I am so grateful. Sure professionally I have taken a hit, but personally I couldn’t be happier to be present in my kids’ lives. Another secret that I would share is embrace the mundane. The things that we sometimes overlook like giving our kids a bath. Those are the things I think kids remember the most. I try to sing to my daughter every night. She loves that. If you asked her what her favorite thing about her dad is, she would probably say the singing. I think that is what she remembers. It isn’t the fact that I took her to the Kids Choice Awards last year.
Life of Dad Quick Five
AE: What is your favorite family movie you guys like to watch together?
SJ: Ugh. I don’t have a favorite, but if you ask collectively as a whole family, it would be “Frozen.” My daughter loves “Frozen.” My son can tolerate “Frozen.” The wife and I just don’t have a choice. (Both laugh.)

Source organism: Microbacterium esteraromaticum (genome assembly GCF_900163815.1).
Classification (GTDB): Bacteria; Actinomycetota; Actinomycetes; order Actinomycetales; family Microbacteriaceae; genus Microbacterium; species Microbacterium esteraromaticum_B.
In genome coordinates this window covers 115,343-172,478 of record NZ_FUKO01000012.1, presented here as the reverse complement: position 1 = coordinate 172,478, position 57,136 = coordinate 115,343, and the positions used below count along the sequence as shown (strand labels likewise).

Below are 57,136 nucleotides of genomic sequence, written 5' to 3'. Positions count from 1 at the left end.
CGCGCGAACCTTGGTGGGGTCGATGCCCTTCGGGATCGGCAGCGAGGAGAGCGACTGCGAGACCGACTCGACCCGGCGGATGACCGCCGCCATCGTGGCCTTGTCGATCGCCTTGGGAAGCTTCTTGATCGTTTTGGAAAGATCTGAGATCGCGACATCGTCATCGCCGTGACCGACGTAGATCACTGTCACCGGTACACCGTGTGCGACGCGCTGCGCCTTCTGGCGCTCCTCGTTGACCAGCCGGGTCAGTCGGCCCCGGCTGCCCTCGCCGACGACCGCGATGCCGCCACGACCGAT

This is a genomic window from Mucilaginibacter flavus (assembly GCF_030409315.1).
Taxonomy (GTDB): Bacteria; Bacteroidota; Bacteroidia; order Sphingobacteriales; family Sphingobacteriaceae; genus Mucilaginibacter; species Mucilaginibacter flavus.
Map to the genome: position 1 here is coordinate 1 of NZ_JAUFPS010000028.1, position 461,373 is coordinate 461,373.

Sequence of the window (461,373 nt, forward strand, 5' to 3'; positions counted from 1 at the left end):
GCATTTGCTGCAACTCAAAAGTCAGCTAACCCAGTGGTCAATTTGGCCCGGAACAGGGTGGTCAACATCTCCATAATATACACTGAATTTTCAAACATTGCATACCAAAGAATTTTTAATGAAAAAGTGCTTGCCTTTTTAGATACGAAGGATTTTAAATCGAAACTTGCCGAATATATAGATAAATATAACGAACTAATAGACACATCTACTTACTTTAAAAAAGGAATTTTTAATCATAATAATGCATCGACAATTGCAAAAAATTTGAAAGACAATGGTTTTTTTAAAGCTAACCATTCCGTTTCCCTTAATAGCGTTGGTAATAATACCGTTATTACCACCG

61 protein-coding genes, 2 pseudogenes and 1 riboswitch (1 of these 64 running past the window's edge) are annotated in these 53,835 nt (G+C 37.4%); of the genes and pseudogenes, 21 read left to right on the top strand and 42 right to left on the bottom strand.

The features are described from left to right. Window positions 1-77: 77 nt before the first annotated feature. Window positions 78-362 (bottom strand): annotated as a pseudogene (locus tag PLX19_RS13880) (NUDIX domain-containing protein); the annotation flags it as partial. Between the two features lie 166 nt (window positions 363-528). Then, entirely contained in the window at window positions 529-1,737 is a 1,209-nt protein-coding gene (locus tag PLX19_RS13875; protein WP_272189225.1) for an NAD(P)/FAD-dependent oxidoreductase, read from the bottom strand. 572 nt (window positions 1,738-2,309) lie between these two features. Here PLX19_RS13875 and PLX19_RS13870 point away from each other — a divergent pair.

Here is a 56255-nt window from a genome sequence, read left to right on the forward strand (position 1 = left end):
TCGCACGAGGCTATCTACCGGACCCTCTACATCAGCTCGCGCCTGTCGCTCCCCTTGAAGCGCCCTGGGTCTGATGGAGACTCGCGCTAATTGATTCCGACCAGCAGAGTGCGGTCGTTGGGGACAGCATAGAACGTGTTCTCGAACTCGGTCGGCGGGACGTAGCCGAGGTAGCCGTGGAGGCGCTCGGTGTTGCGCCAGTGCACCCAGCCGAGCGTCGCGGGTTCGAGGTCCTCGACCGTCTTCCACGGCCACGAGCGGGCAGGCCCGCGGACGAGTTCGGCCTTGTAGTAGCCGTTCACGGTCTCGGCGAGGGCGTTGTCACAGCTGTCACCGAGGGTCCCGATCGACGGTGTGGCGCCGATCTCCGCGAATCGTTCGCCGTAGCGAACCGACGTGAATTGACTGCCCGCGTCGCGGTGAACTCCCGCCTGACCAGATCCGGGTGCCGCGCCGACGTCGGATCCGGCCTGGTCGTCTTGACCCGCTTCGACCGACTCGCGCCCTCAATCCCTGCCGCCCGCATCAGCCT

AE: Do you guys have a favorite song that you all like to sing and dance to as a family?
SJ: The song both my kids like and I find it very ironic that they like this song is “Cats in the Cradle.” They both like the song, which is funny because if you think of the words of the song. So when I sing this song it is almost like a reminder that I don’t want to be like this dad. Right now they also like the song “Big, Big House.” It is a Christian song. They also like “All About That Bass.” We listen to the Kidz Bop version.
SJ: We might be on it right now. We are in Los Angeles. We are on our way to the Nickelodeon for the Kids Choice Awards. We went last year. It was really fun. Nickelodeon really does a terrific job of making it a family friendly event.
AE: Favorite book growing up was?
SJ: When I was a kid the book that I remember the most was reading “Where the Red Fern Grows.” I really, really enjoyed that book.
AE: Which athlete would you love to work with for your next book?
SJ: I would love to tell the story of Kevin Durant. Here is a kid that was on nobody’s radar when he was 14 years old. All of a sudden things just change for him when he has a growth spurt and ends up at the University of Texas. Athletes like KD I am fascinated by.
Follow Sean on Twitter @seankjensen
Get “Middle School Rules” by clicking HERE.